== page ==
This podcast is for informational purposes only and does not constitute legal advice. Please contact us to speak to an attorney.


The President’s Immigration Ban: Update

President Trump has signed the Executive Order temporarily suspending some visa categories for an initial 60 days. This mostly applies to people outside the United States seeking permanent residency / Green Cards, excluding the EB-5 program.
The State Department has just issued a clarification stating that the Order is not retroactive and that “no valid visas will be revoked under this proclamation.”
There are a number of exclusions and exemptions. We recommend you contact us to discuss your specific circumstances.

What is NOT included in the ban:

What is also NOT included in the ban, but subject to a 30-day review:

E-3 Australian Professional Specialty Visa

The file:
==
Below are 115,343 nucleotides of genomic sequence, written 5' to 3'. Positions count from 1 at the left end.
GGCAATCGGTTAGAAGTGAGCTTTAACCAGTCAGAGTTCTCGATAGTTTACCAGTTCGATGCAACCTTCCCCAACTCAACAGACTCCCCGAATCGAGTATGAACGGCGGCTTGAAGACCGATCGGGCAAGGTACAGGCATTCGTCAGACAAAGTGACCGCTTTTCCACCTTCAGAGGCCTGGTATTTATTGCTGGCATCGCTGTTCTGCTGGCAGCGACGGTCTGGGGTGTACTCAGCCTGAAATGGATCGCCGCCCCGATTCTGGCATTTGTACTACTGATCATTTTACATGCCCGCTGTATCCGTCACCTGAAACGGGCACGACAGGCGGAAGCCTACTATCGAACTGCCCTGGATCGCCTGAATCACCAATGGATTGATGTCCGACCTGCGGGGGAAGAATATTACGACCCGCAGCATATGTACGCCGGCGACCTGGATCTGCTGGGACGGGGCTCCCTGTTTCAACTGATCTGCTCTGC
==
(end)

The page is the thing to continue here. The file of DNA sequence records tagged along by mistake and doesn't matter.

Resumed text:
EB-5 Visas Exemption
The EB-5 Immigrant Investor Visa has been given a special exemption from the ban. EB-5 is a job-creating program. Each EB-5 investment is required to create ten American jobs. The EB-5 Immigrant Investor Program is a fast route to a Green Card for families or individuals able to invest $900,000.

Review of Non-Immigrant Visas
The Executive Order only covers immigrants outside the United States seeking permanent residency (Green Cards). Non-immigrant categories, such as the E-2 Visa, the L-1 Visa, and the H-1B Visa are not currently included in the ban.
However, the Executive Order does call for a review of non-immigrant programs within 30 days with a view to “other measures” affecting these categories. The Order instructs the Secretary of Labor, the Secretary of Homeland Security, and the Secretary of State to report recommendations to the President within 30 days regarding restrictions (if any) on non-immigrant visas.

Adjustment of Status